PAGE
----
Playing Spoilsport

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Playing Polo in Kashmir was popular among European visitors who mostly comprised British civil and military officers escaping from the heat of plains. But Maharaja Hari Singh didn’t want the prospects of polo in Srinagar to be upset by allowing the game to be played at Gulmarg, Khalid Bashir Ahmed writes.

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Situated 2600 meters above sea level, Gulmarg is known, among other things, for one of the highest golf courses in the world but not many people know that at the start of the 20th century, polo was also played in the upland meadow. There were two golf courses laid out there.

A scarce archival evidence is available on the subject including a reference by author and the then British Resident in Kashmir, Francis Younghusband, who penned his famous book, Kashmir, in 1911. Describing the place and the available infrastructure including that of sports at Gulmarg, he writes, “There are also golf links, two polo grounds, a cricket ground, four tennis courts and two croquet grounds… What is now the polo ground was then a swamp”. He refers to “a sufficient number of visitors” coming to Gulmarg to “supply subscriptions enough to make and keep up really good golf links, polo grounds, etc.”

Polo at Gulmarg was popular among European visitors who mostly comprised British civil and military officers descending on Kashmir in summers to escape the scorching heat of the plains. However, the laying out of the Polo Ground at Srinagar by Maharaja Hari Singh turned out to be the death knell for the sport at Gulmarg. Singh was in no mood to let the prospects of polo in Srinagar to be upset by allowing the game to be played at Gulmarg. He stopped it altogether.

In 1931, some efforts were made by European lovers of the sport to revive polo at Gulmarg but the Maharaja refused to agree to the proposal.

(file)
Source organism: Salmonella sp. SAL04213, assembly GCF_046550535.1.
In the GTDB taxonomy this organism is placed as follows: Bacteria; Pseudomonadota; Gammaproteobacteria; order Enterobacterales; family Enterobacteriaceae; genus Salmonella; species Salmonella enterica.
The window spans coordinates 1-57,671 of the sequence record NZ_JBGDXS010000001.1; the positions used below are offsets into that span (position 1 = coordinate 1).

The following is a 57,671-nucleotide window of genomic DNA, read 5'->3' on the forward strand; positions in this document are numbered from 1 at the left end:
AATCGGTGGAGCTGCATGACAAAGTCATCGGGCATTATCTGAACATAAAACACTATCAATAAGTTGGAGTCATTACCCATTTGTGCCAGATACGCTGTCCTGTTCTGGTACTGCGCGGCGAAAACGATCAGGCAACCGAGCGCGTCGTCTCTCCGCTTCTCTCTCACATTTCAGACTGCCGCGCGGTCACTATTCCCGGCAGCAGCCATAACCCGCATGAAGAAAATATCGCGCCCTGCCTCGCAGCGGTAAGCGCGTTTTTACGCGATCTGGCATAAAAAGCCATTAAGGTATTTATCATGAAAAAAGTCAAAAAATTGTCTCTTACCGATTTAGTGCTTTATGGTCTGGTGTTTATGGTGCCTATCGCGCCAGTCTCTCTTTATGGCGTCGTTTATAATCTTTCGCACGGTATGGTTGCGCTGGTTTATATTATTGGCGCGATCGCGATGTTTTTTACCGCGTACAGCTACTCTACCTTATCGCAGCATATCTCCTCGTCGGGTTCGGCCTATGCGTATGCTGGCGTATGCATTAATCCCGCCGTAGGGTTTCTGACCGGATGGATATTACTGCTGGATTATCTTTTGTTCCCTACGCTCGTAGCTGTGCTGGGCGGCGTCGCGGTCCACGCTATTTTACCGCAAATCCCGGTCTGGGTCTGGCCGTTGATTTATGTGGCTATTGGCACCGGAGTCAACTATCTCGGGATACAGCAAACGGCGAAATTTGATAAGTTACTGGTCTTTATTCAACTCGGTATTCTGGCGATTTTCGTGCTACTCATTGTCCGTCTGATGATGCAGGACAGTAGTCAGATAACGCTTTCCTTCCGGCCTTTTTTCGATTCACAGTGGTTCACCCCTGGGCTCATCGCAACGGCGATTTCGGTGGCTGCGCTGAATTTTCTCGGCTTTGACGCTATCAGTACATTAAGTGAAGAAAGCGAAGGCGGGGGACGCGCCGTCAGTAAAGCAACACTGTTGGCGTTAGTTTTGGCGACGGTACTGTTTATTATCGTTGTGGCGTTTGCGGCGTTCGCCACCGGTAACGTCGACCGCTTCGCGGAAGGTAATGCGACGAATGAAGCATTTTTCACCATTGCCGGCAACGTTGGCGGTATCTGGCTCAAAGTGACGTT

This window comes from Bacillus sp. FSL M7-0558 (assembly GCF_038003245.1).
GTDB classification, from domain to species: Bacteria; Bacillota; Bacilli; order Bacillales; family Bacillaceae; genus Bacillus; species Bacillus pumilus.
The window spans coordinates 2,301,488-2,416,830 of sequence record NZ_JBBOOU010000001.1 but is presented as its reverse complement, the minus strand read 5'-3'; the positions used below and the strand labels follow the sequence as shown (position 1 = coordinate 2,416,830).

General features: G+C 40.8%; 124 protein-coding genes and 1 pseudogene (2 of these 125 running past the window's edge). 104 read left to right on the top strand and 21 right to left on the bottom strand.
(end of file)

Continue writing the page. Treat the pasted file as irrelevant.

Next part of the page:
On December 12, 1932, Major D Pott of 6th Lancers, Sialkot wrote to the Resident, GEC Wakfield, then camping at Jammu, “Will you be at home any time on Tuesday (December 17) afternoon. If so, may I come and see you? There is a suggestion of starting polo again in Gulmarg and I was appointed hon. sec. last summer provisionally. But before doing anything about it, I would like to consult you”.

On the proposed date, the Resident invited Pott over tea in the afternoon. After the meeting, Pott again wrote to Wakfield on March 8, 1931, informing him that he had consulted Anderson and Mobbay in Delhi to know their views. While the latter had told him that he was out of touch with polo in Srinagar, Anderson had agreed with Pott that “the fact of there being polo in Gulmarg would attract more players to Kashmir which would undoubtedly help the tournament in Srinagar”.

“It is possible that in July and August, a few players who would ordinarily have played in Srinagar might go to Gulmarg but I understand that at present the Srinagar grounds will hardly stand the number of Station Chukkers so that would not matter. I have not circulated any letter about polo in Gulmarg and it may be too late to do anything about it this year by the time we have heard HH’s [His Highness’] views but if he smiles on it, I would have a try. I shall be very grateful if you could let me have a line as soon as you have been able to ascertain from HH”.